When she considers the names of past recipients of the Milton Helpern Award - an honor given by the Pathology/Biology Section of the American Academy of Forensic Sciences (AAFS) - Joyce deJong, DO, says the list is made up of physicians who are icons in the field of forensic pathology.
Now, Dr. deJong’s name has been added to that distinguished list.
In February, at the 2023 AAFS Annual Conference in Orlando, Florida, Dr. deJong was honored with the Milton Helpern Award in recognition of a lifetime of achievement and dedication to the mission of forensic pathology. The award focuses on leadership, service, and teaching, and it is the highest award given by the pathology/biology section of the AAFS.
“What I think really struck me most was when I looked at that list of prior recipients of the award,” said Dr. deJong, who serves as chair of the Department of Pathology at WMed. “It was such an honor to be viewed by my peers as deserving. I know everyone on that list and they really are the icons.”
Dr. Helpern, the award’s namesake, served for many years as the chief medical examiner for New York City. He was one of the most well-known forensic pathologists of his time and Dr. deJong said Dr. Helpern was one of the first medical examiners in the U.S. who focused his efforts on public health issues. In the 1960s, Dr. Helpern published works highlighting the growing number of deaths stemming from drug addiction and his belief that the issue presented an alarming public health issue.
As she talked recently about the honor, Dr. deJong said the award would not have been possible without the colleagues and peers she has had the honor of working and collaborating with during her career.
“This isn’t something I’ve achieved on my own,” she said. “There are so many others who have supported me throughout my career, and that includes the people I have the privilege of working with in the Department of Pathology at WMed.”
Dr. deJong has served as the founding chair of the Department of Pathology at WMed since 2014. During her tenure, the department has grown significantly to include a wide range of specialties, including the Division of Neuropathology, the Research Histology Laboratory, and Toxicology Services. Additionally, Dr. deJong leads the Office of the Medical Examiner, which currently serves 12 counties in Michigan.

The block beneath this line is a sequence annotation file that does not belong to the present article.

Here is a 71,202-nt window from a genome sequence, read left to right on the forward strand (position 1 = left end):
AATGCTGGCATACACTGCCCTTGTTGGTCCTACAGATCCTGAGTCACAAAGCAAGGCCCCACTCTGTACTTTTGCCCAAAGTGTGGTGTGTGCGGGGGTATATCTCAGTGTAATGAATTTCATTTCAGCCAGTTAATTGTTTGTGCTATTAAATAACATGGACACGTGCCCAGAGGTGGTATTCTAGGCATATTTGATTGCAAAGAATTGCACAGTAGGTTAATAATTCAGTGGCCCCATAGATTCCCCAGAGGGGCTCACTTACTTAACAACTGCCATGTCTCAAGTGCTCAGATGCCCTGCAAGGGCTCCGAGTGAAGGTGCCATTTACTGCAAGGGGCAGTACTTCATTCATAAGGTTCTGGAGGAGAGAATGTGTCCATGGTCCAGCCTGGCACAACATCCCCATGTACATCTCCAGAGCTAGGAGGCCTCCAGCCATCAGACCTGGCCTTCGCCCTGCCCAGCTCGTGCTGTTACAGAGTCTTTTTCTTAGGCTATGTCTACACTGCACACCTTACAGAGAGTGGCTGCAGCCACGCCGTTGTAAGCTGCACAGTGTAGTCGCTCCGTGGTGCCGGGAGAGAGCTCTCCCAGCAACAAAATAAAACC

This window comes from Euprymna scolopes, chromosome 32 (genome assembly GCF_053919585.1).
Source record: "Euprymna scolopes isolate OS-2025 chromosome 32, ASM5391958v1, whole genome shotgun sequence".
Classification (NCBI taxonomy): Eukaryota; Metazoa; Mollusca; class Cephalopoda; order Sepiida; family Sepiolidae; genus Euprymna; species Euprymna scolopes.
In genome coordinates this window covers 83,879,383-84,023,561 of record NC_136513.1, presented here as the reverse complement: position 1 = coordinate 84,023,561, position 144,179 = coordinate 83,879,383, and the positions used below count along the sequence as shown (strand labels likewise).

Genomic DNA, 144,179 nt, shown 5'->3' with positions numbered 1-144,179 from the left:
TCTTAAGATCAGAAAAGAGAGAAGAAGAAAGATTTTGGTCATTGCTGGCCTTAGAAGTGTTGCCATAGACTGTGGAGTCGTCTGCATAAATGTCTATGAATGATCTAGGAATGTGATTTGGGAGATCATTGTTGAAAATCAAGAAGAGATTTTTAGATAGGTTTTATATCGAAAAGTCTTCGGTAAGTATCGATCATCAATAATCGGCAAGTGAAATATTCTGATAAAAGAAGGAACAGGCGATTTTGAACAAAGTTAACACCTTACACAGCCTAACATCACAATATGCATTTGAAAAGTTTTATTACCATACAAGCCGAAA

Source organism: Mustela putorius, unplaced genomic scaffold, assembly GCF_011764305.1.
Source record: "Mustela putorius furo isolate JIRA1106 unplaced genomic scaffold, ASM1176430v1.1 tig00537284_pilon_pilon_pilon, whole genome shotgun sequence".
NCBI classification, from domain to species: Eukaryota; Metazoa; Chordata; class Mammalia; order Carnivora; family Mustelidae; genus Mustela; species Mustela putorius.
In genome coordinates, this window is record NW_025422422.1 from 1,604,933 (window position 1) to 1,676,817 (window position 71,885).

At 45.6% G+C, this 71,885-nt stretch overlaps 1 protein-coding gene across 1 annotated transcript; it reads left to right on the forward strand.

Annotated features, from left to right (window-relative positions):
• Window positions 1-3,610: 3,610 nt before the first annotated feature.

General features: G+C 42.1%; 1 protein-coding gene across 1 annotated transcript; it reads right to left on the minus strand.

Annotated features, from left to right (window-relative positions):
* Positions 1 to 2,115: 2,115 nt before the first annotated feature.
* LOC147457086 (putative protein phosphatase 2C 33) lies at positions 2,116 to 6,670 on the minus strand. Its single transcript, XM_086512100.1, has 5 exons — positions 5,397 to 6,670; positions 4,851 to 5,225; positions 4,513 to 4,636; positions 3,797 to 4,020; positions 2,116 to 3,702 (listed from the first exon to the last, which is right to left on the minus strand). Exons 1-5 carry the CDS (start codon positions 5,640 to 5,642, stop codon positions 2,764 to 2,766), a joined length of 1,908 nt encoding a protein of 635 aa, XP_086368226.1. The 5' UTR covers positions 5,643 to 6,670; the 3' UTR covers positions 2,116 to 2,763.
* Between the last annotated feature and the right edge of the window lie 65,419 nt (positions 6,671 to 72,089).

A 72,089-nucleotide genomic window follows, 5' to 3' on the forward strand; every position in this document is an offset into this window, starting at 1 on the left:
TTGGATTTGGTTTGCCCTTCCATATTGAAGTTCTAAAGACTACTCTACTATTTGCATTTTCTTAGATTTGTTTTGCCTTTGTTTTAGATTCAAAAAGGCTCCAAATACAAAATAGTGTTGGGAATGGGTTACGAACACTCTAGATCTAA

Outside of WMed, Dr. deJong serves on the federal mass fatality team, and has deployed to mass disaster/fatality events more than a dozen times during her career. She has served as the president of the Michigan Association of Medical Examiners for multiple terms, and currently serves as president of the National Association of Medical Examiners (NAME).
“When you go to work and do your job every day, the perseverance and power of that, and the power of hard work and dedication, is really significant to me,” Dr. deJong said. “I’ve always used my role to really focus on medicolegal investigations in the state of Michigan and doing everything I can to improve them. The work we do – and the data we produce – is really important for efforts around improving public health and for the criminal justice system.”
Dr. deJong said she’s also extremely proud of the work she’s done at WMed to make the medical school and the Department of Pathology a strong force at national meetings in the field of forensic pathology. She said she’s equally proud of the team she’s built within the Department of Pathology – faculty and staff – and their contributions to medical literature and research, and their work to provide engaging educational opportunities for fellows and medical students.
“All the good we can do in this arena is really impactful,” Dr. deJong said. “I’m really grateful for this opportunity to have made this meaningful impact in forensic pathology and the medical examiner world … and at the same time I’m motivated to strive to continue to make a positive impact because there’s still more work to be done.”